An alternative option is to add medium boxes for your brood boxes. These will be lighter if you have to lift the entire box, which you will for inspections after you stack one or more boxes.
Next, you need to fill the deep box with frames. When you are positioning the frames in the box, you need to ensure that you respect bee space. If you are filling a ten-frame deep or medium box, make sure that you have the frame spacing correct or your bees will fill the extra space with burr comb.
Given enough time, you will experience a true mess when you try to do an inspection. You should also know that the frames on each end of the box will need to have space around them as well. You should leave about a thumb width space on the two outer edges of the last frames (see the pictures for proper positioning of ten frames in a deep box).
If you want to make seeing eggs in the comb easier, make sure you use the black plasticell foundation. The eggs stand out quite well against the black backdrop.
If you are using a feeder, and you should be with a new package or nuc of bees, you have a couple of options for feeding. You can certainly use an entrance feeder but these can be prone to increase the risk for robbing of your hive.
Another option is a pail containing a gallon or more of sugar syrup. If you use these hive feeders, you place them inside a deep box to protect from robbing behavior by other bees.
My personal preference is a hive top feeder. Placing a hive top feeder is very similar to placing a hive box. In a new hive, you will place the hive top feeder immediately on top of the deep or medium box. Your bees will access the sugar syrup through an opening in the center of the feeder.
The inner cover helps protect your bees from the elements. Most inner covers have an additional upper hive entrance. When you are feeding your bees with sugar syrup, you will want to close this opening up.
Once your bees stop accepting sugar syrup, you may then open up this upper entrance as an additional entrance for your bees.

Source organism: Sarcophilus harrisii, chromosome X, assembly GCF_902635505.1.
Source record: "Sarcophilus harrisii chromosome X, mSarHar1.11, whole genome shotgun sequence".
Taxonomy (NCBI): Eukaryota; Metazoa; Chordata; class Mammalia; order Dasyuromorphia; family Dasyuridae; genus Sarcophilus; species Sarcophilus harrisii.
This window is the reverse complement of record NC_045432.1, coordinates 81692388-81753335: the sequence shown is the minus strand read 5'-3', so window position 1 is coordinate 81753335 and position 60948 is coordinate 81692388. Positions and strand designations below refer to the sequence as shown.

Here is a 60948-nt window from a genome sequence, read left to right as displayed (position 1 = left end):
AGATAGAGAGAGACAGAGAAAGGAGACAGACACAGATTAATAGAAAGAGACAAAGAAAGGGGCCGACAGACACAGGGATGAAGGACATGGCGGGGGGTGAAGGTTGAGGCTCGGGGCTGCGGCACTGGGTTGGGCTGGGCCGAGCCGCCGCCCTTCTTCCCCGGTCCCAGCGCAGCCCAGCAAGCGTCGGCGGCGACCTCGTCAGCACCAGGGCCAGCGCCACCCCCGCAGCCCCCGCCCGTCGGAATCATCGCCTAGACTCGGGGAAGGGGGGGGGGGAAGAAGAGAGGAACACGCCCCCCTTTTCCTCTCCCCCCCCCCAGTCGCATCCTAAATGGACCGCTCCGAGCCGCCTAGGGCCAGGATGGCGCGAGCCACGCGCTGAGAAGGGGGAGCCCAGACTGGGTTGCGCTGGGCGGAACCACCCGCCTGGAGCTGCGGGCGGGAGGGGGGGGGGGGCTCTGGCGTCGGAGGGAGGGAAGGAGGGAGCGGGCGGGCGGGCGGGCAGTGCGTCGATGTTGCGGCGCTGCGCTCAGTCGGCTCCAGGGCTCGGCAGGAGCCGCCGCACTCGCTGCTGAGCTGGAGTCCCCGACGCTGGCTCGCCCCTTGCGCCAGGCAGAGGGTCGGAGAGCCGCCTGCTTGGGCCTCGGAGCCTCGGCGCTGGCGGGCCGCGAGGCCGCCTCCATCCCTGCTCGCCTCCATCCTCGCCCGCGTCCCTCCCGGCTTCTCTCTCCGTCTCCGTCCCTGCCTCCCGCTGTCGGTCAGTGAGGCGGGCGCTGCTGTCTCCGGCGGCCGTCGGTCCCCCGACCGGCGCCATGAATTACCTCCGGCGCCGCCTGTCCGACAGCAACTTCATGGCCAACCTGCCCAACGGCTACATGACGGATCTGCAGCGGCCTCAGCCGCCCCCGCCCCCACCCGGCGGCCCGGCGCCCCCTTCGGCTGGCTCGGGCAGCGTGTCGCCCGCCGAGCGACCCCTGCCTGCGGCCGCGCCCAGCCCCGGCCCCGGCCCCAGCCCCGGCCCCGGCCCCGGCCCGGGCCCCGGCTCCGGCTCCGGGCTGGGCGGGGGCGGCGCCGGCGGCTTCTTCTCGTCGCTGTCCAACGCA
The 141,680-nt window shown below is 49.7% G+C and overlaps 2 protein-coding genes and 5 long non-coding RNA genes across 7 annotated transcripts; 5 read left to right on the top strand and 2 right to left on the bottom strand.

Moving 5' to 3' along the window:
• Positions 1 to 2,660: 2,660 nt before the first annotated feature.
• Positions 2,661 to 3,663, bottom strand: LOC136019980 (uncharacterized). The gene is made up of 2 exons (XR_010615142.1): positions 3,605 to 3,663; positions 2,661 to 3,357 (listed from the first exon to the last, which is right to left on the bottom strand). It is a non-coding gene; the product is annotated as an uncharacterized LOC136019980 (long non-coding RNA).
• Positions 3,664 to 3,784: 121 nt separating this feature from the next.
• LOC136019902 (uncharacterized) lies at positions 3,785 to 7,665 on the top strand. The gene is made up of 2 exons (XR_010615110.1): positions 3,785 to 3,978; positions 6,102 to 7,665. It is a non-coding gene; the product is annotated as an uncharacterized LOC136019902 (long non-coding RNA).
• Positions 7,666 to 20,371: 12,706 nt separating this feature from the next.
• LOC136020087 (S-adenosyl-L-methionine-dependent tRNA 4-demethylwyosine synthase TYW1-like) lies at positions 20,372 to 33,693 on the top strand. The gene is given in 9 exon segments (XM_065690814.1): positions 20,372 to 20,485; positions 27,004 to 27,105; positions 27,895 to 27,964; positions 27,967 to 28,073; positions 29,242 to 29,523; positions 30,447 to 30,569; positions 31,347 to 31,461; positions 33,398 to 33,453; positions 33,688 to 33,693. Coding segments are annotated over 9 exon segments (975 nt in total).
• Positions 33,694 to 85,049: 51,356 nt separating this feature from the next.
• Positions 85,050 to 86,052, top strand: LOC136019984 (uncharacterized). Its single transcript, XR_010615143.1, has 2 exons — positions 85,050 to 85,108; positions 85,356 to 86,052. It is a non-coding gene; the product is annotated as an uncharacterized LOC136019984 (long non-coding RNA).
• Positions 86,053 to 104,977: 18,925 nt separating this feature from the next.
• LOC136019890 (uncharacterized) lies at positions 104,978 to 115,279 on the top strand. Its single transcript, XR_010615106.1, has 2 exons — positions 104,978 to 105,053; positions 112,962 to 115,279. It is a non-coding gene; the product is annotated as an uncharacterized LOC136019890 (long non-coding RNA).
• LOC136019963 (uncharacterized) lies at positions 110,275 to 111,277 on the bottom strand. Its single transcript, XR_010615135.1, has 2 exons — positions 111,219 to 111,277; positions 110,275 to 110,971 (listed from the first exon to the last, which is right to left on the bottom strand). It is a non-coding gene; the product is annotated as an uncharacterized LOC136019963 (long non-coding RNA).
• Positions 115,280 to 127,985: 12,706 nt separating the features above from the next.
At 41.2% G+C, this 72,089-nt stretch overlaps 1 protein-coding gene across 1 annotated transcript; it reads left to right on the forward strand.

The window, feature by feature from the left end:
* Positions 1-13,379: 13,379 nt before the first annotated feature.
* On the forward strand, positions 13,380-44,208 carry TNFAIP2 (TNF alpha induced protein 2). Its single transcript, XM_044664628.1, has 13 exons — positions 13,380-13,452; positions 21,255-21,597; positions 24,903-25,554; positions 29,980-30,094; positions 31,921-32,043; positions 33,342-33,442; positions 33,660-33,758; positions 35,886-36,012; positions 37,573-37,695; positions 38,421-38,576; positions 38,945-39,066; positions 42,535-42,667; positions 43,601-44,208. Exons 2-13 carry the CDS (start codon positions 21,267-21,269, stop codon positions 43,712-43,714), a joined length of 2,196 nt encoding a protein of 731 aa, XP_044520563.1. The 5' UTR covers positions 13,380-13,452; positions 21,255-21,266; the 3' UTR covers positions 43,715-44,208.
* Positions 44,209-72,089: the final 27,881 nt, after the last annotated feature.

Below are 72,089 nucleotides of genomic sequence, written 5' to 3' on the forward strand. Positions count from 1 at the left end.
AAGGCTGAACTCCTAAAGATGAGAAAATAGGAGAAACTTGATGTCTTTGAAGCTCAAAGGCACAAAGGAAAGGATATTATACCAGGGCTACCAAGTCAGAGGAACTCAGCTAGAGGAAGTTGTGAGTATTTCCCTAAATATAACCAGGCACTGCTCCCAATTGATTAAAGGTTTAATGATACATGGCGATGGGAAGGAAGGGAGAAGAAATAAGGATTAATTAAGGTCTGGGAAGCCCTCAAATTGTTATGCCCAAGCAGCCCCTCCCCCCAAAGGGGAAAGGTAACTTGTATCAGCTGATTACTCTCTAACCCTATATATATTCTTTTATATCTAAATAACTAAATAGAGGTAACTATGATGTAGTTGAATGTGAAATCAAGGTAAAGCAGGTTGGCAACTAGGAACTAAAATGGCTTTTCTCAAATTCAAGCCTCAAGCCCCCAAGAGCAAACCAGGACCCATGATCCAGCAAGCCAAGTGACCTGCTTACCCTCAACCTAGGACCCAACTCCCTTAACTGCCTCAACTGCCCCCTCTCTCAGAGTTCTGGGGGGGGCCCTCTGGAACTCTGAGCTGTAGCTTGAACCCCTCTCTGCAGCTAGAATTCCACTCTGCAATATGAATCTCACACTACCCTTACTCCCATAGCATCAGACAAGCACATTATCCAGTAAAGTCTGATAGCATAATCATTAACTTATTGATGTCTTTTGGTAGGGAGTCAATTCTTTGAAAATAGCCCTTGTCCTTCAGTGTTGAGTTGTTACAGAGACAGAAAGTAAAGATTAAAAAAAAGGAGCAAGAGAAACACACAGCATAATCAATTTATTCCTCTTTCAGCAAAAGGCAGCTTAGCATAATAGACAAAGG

For maximal protection for your hive, you should place a top cover over the inner cover. The extra area around the edges of the top cover help keep the elements from flowing directly into the hive body proper.
Just as with other parts of a Langstroth Hive, there are options for top covers. Whichever top cover you choose, you place the top cover atop the top board. If you are feeding with sugar syrup, push the cover to the back to close off the upper entrance. I chose a beautiful English Copper Top cover, which provides a very pleasing aesthetic to the hive.
When you use the IPM Board, you are getting an early warning sign of a potential spike in the number of varroa mites in your hive. If you want to successfully use the IPM Board, you should plan on measuring over a 24 hour period, so that you can get an accurate count of mites on the IPM Board grid.
The IPM Board should not be your only avenue for checking for varroa mites. In fact, a number of methods are available including the powdered sugar roll.
As you can see, Langstroth Hive setup is actually fairly easy. If you take your time and think through your ability to lift heavy objects, you will find this process becoming routine.
Next week, we will talk about how to install a nuc. Since I started both of my hives with five frame nucs, I will focus on this process since I haven't installed a package of bees yet.
Until next time, happy beekeeping!